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Category Archives: Marital Matters


Big News! IRS Extends Portability Election Deadline For Estates Since 2011

By Jeffrey R. Gottlieb |

In an unexpected move, the IRS announced in Rev. Proc. 2017-34 (June 9, 2017) that estates who failed to file an optional estate tax return (Form 706) to elect “portability” of a deceased spouse’s unused exemption (DSUE) now have until at least January 2, 2018 to file. This relief extends all the way back… Read More »


A Brief Introduction to Premarital Agreements

By Jeffrey R. Gottlieb |

Premarital (aka prenuptial) agreements are sometimes a touchy subject (and often fodder for celebrity gossip). OK, maybe more than sometimes. I think that’s because they are often viewed as nothing more than pre-planning for divorce. But premarital agreements are often used more for estate planning purposes than anything else. Perhaps viewing a prenup as… Read More »

Blended Family

Blended Families and the Accidental Disinheritance

By Jeffrey R. Gottlieb |

Robin Williams, Casey Kasem, Dennis Hopper, Tom Clancy, Gene Roddenberry and Audrey Hepburn. What do they all have in common? They all left blended families that found themselves in court battling each other over estate issues. These types of clashes are not unique to the rich and famous. By their very nature, blended families… Read More »

Elizabeth Banks

Ernie Banks Estate, Part 6: Surviving Spouse’s Award

By Jeffrey R. Gottlieb |

This is the sixth in my series on various legal aspects of the Estate of Ernie Banks. You can read my first five installments here. First, and before I completely bury the lead, news broke just yesterday that Elizabeth Banks filed the anticipated Will (and Trust) Contest on July 24. You can read about… Read More »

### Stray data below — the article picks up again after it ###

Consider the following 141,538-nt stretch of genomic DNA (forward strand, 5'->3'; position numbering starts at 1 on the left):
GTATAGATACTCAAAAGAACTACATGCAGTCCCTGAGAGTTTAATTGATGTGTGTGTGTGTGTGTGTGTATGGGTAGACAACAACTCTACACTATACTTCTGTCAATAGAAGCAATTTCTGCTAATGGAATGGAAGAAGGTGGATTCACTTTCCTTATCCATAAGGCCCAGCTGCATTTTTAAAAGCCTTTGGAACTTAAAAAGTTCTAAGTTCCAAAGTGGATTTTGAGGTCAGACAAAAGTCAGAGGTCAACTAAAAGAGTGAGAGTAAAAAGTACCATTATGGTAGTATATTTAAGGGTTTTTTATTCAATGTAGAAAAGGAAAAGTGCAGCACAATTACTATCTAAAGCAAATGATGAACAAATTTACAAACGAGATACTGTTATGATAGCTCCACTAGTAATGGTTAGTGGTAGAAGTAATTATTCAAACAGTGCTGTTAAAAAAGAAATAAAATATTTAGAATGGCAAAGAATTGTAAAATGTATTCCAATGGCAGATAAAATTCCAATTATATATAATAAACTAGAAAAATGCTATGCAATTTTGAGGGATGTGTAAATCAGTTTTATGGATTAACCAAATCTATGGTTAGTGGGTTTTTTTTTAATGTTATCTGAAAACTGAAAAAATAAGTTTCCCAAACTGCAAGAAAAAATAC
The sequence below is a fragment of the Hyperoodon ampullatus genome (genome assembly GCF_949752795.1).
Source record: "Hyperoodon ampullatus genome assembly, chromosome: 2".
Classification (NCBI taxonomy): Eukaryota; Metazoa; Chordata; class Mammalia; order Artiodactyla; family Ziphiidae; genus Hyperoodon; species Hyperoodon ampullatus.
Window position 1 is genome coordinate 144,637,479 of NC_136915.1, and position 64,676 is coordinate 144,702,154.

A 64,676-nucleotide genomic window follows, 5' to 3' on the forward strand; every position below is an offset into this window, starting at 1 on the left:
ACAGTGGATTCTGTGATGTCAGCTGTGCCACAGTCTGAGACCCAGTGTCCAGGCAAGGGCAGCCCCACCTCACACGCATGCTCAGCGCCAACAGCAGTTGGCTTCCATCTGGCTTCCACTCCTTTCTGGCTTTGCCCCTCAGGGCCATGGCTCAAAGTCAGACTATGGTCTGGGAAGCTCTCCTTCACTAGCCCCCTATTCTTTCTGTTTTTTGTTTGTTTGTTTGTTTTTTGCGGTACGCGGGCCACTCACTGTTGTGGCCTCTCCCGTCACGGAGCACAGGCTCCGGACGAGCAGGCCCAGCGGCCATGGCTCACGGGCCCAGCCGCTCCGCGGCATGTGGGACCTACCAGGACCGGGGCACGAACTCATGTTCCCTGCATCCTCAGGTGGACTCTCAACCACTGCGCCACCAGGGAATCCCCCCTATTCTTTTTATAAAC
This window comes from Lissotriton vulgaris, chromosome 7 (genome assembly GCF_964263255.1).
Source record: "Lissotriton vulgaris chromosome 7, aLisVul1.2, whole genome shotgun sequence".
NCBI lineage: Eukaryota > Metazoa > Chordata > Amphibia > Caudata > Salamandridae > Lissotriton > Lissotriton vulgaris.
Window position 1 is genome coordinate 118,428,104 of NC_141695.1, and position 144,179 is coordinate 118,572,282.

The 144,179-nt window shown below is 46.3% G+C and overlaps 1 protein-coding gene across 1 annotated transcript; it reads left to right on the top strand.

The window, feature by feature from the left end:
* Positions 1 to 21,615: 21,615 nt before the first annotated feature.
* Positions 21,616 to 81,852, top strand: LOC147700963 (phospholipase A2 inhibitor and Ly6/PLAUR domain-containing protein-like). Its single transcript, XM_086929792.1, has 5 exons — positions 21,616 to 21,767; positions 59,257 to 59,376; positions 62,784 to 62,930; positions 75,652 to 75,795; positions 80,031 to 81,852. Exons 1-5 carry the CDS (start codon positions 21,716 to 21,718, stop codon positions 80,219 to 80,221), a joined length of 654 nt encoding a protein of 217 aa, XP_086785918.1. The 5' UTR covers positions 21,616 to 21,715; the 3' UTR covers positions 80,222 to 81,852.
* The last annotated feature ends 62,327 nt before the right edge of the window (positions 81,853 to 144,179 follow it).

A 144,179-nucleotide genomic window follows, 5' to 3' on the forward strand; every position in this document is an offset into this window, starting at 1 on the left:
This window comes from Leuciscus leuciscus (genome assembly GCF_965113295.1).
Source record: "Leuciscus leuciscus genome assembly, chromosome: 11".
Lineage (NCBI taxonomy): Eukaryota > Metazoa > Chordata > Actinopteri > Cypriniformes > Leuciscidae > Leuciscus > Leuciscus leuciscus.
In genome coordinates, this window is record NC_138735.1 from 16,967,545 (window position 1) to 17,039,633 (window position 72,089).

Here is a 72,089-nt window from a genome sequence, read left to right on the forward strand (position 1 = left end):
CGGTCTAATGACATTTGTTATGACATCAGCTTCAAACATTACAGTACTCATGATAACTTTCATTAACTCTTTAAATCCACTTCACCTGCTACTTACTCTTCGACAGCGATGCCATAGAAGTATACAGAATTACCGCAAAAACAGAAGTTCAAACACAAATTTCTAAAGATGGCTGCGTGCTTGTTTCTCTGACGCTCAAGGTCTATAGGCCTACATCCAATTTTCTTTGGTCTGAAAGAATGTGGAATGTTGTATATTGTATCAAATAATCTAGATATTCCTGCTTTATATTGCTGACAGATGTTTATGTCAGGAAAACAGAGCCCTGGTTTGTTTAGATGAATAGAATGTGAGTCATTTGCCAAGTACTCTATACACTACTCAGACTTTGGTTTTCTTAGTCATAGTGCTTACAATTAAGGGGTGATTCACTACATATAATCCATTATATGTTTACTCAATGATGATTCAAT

IRS Issues Final Regulations for Estate Tax Portability Elections

By Jeffrey R. Gottlieb |

On June 12, 2015 — nearly 3 years after issuing temporary regulations — the IRS issued spousal portability election final regulations (read TD 9725 at the Federal Register here). The final regs don’t vary significantly from the temporary regs, but they do serve as an excellent reminder that spousal portability will be permanently waived… Read More »


Unmarried Couples Have Acute Need for Estate Planning

By Jeffrey R. Gottlieb |

I sometimes review and answer basic questions in online legal forums. Some questions are truly “off the wall”, while others are thought-provoking. The following question was recently posed in an online Q&A forum: QUESTION: A couple not married but living together for over 20 years, if one passes away does the other one have… Read More »


Illinois Same-Sex Marriage Law Now In Effect Statewide

By Jeffrey R. Gottlieb |

On November 20, 2013, Illinois Governor Pat Quinn signed a law legalizing same-sex marriage in Illinois. While some counties began implementing the law prior to its effective date, the law went into full effect on June 1, 2014. After several years of failing to pass similar legislation, this legislative accomplishment followed on the heels… Read More »


IRS Extends Portability Election Deadline for 2011 to 2013 Estates

By Jeffrey R. Gottlieb |

Last week I discussed why every surviving spouse should consider filing a Federal Estate Tax Return Form 706 to elect portability of the unused portion of their spouse’s federal estate tax exemption.  I explained that in order to take advantage of portability the estate’s representative must make an affirmative election on a timely filed… Read More »

Tax Breaks

Portability: The Tax Election Every Surviving Spouse Must Consider

By Jeffrey R. Gottlieb |

The Federal Estate Tax exemption for 2014 is $5.34 million.  This means that if a decedent’s gross estate (plus past taxable gifts) is less than $5.34 million then filing a Federal Estate Tax Return (Form 706) is not required.  However, a surviving spouse should always consider the option of electing to file a Federal… Read More »

Image courtesy of Grant Cochrane /

IRS Clarifies New Same-Sex Marriage Tax Issues

By Jeffrey R. Gottlieb |

As most of you are probably aware, the United States Supreme Court issued a landmark decision in June that struck down a portion of the Defense of Marriage Act (DOMA). Constitutional Due Process Challenge The case, United States vs. Windsor, was an estate tax case out of New York. Thea Spyer and Edith Windsor… Read More »